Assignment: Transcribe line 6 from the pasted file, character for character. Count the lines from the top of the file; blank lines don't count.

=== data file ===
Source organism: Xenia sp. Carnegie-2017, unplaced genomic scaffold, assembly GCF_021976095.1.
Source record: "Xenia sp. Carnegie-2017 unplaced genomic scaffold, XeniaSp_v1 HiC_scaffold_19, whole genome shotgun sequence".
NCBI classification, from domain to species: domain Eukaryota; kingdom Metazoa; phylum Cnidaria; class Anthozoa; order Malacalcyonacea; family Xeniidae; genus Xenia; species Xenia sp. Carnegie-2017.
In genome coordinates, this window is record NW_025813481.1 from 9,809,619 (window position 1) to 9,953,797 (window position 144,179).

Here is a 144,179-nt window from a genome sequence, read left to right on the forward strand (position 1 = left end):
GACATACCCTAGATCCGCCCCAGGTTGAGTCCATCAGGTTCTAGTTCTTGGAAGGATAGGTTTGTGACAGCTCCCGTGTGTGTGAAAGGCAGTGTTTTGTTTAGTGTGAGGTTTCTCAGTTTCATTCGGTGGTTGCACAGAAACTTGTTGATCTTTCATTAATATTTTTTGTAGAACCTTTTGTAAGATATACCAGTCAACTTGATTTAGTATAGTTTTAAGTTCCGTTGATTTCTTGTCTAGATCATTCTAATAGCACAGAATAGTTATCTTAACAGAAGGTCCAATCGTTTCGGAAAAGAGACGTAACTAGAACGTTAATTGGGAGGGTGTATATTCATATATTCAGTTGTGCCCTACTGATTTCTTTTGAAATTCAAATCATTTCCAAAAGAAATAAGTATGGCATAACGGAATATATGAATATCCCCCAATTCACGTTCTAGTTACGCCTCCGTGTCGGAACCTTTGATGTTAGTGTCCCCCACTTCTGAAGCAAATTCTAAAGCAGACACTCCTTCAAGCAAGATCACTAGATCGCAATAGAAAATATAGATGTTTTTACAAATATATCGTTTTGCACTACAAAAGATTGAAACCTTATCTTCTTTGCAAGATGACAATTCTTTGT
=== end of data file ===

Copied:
GACATACCCTAGATCCGCCCCAGGTTGAGTCCATCAGGTTCTAGTTCTTGGAAGGATAGGTTTGTGACAGCTCCCGTGTGTGTGAAAGGCAGTGTTTTGTTTAGTGTGAGGTTTCTCAGTTTCATTCGGTGGTTGCACAGAAACTTGTTGATCTTTCATTAATATTTTTTGTAGAACCTTTTGTAAGATATACCAGTCAACTTGATTTAGTATAGTTTTAAGTTCCGTTGATTTCTTGTCTAGATCATTCTAATAGCACAGAATAGTTATCTTAACAGAAGGTCCAATCGTTTCGGAAAAGAGACGTAACTAGAACGTTAATTGGGAGGGTGTATATTCATATATTCAGTTGTGCCCTACTGATTTCTTTTGAAATTCAAATCATTTCCAAAAGAAATAAGTATGGCATAACGGAATATATGAATATCCCCCAATTCACGTTCTAGTTACGCCTCCGTGTCGGAACCTTTGATGTTAGTGTCCCCCACTTCTGAAGCAAATTCTAAAGCAGACACTCCTTCAAGCAAGATCACTAGATCGCAATAGAAAATATAGATGTTTTTACAAATATATCGTTTTGCACTACAAAAGATTGAAACCTTATCTTCTTTGCAAGATGACAATTCTTTGT